Emmanuel Macron, newly elected President of France, has promised to ease regulations about hiring and firing workers in France, as part of his bid to make France more competitive and business-friendly. He would, among other proposals, weaken protections that have long been in place and push France towards “at will” employment, meaning that an employer could dismiss an employee at any time, without cause.
French unions have mobilized to resist the reforms, but the reforms are largely cheered by the leading European economists who were polled by Chicago Booth’s Initiative on Global Markets.
IGM posed two questions to its European Experts panel. First, it asked whether reducing labor protections, allowing companies to negotiate labor terms with specific unions rather than by industry, and making training programs more effective would increase economic productivity. It also asked whether reducing unemployment protections would reduce France’s equilibrium unemployment rate.
In both cases, a majority of the experts polled concluded that the reforms would likely increase productivity and decrease unemployment over the long run, though many acknowledged that French workers could face short-term difficulties. Weighted by conviction, the panelists were strongly inclined to support Macron's reforms.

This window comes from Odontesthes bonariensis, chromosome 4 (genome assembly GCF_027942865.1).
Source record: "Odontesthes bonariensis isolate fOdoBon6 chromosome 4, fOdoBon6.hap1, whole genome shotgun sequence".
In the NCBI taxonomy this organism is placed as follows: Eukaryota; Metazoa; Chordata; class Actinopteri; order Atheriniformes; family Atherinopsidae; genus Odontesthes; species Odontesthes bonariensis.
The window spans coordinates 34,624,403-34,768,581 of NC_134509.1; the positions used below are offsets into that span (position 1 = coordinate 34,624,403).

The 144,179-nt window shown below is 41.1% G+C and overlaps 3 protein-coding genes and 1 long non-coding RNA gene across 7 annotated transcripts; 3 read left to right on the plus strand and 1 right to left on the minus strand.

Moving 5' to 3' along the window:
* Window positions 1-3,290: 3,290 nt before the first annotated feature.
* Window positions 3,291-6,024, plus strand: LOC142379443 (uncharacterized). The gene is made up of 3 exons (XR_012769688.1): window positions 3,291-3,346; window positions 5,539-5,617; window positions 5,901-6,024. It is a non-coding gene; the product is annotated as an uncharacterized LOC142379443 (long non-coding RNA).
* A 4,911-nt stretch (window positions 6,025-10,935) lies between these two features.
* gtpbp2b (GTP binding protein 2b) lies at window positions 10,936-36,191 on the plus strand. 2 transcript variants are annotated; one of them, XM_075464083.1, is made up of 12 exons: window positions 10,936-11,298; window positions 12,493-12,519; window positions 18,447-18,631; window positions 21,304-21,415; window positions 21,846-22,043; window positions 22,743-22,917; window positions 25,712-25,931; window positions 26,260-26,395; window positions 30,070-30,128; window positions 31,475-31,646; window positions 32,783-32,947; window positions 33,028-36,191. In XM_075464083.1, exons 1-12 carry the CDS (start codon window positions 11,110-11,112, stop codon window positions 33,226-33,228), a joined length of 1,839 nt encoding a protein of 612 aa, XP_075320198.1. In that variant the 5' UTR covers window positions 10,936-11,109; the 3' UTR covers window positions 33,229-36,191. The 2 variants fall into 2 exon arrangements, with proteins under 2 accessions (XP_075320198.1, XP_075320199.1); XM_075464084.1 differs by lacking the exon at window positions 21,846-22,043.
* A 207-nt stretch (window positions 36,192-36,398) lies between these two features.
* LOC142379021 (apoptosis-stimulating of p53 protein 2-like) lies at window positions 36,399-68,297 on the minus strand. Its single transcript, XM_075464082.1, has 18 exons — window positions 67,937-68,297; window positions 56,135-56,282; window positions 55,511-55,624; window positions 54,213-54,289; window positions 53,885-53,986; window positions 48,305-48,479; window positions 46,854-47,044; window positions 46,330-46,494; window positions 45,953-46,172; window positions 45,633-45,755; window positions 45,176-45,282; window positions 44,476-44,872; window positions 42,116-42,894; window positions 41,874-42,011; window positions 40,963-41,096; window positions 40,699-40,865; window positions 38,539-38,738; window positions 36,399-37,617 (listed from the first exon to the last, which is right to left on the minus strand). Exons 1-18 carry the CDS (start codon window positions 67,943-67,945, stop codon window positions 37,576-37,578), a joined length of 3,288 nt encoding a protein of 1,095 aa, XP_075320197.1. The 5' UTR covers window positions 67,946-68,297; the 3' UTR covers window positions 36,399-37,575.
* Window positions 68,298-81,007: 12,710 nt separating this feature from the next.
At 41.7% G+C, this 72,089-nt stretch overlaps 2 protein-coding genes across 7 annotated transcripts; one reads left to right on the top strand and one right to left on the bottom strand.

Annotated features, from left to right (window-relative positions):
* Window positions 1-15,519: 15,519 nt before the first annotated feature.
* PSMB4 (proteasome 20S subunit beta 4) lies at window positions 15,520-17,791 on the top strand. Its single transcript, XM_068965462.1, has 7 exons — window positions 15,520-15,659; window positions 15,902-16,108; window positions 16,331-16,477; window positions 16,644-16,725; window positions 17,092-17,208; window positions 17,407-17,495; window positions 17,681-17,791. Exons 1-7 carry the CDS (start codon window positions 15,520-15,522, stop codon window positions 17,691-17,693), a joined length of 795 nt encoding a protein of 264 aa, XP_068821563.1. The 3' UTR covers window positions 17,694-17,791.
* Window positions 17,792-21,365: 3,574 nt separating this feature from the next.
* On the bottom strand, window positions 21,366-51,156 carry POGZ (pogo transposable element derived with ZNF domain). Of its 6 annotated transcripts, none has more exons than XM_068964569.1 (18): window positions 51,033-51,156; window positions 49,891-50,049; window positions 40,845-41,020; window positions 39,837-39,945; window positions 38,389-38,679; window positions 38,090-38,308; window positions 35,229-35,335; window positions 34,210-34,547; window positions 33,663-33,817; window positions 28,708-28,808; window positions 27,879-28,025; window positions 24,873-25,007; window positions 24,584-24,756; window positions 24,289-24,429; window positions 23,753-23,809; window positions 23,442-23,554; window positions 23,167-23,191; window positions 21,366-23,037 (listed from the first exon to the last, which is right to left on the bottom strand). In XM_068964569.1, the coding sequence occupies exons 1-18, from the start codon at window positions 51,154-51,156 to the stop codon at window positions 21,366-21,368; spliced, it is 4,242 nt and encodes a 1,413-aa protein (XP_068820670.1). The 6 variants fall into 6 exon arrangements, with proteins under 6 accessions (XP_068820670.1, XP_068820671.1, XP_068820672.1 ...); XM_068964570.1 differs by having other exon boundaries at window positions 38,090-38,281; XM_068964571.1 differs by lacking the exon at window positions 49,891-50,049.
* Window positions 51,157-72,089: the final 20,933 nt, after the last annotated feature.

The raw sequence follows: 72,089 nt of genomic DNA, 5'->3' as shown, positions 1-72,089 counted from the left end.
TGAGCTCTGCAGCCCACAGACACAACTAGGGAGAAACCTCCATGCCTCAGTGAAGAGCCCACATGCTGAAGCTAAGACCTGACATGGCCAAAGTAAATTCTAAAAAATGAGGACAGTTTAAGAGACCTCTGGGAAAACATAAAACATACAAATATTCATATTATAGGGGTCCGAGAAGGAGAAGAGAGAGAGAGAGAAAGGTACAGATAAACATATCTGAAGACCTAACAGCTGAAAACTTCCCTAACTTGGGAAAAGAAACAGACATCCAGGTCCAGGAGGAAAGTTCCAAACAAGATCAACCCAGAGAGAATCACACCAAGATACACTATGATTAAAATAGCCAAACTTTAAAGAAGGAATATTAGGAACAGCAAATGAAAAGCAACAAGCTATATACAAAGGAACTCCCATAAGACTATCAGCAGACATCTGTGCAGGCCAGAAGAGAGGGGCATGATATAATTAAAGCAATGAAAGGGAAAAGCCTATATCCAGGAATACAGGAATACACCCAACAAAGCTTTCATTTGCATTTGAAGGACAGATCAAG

“This is a very odd question, given that French labor productivity is so high,” observes Kevin O'Rourke of Oxford. Far more productive than their reputation may suggest, French workers are the second most productive in the G7, just after workers in the United States and ahead of those in Germany, Italy, and the United Kingdom.
However, unemployment in France has been persistently high since the 2013 eurozone crisis, even though the rate recently fell from 10 percent to 9.6 percent and is now at its lowest point in four years.
Chicago Booth’s Lubos Pastor says that reforms that increase employment could actually decrease productivity. “If such reforms create jobs mostly for people with below-average productivity, aggregate productivity will go down.”
Franklin Allen, Imperial College London
“Giving flexibility should improve things in the long run. The short-run effects may be more problematic if there is a lot of dissent."
Jan Pieter Krahnen, Goethe University Frankfurt
“The second policy option (decentralized labor negotiations) may backfire, boosting strike incentives and lowering productivity."
Peter Neary, Oxford
“‘All else equal’ agreed. But it risks triggering further disillusionment with globalization. Accompanying macro stimulus would ease the pain.”
Helene Rey, London Business School
“Flex-security (Scandinavian model) would raise productivity. Certainly not the same thing as decreasing unemployment protection.”
Olivier Blanchard, Peterson Institute
“Such a reform changes the nature of unemployment (shorter duration, higher flows) for the better. Net effect on the rate is ambiguous.”
Per Krusell, Stockholm University
“It may not do so immediately. One can do a reform with grandfathering though, leaving currently employed workers with protection."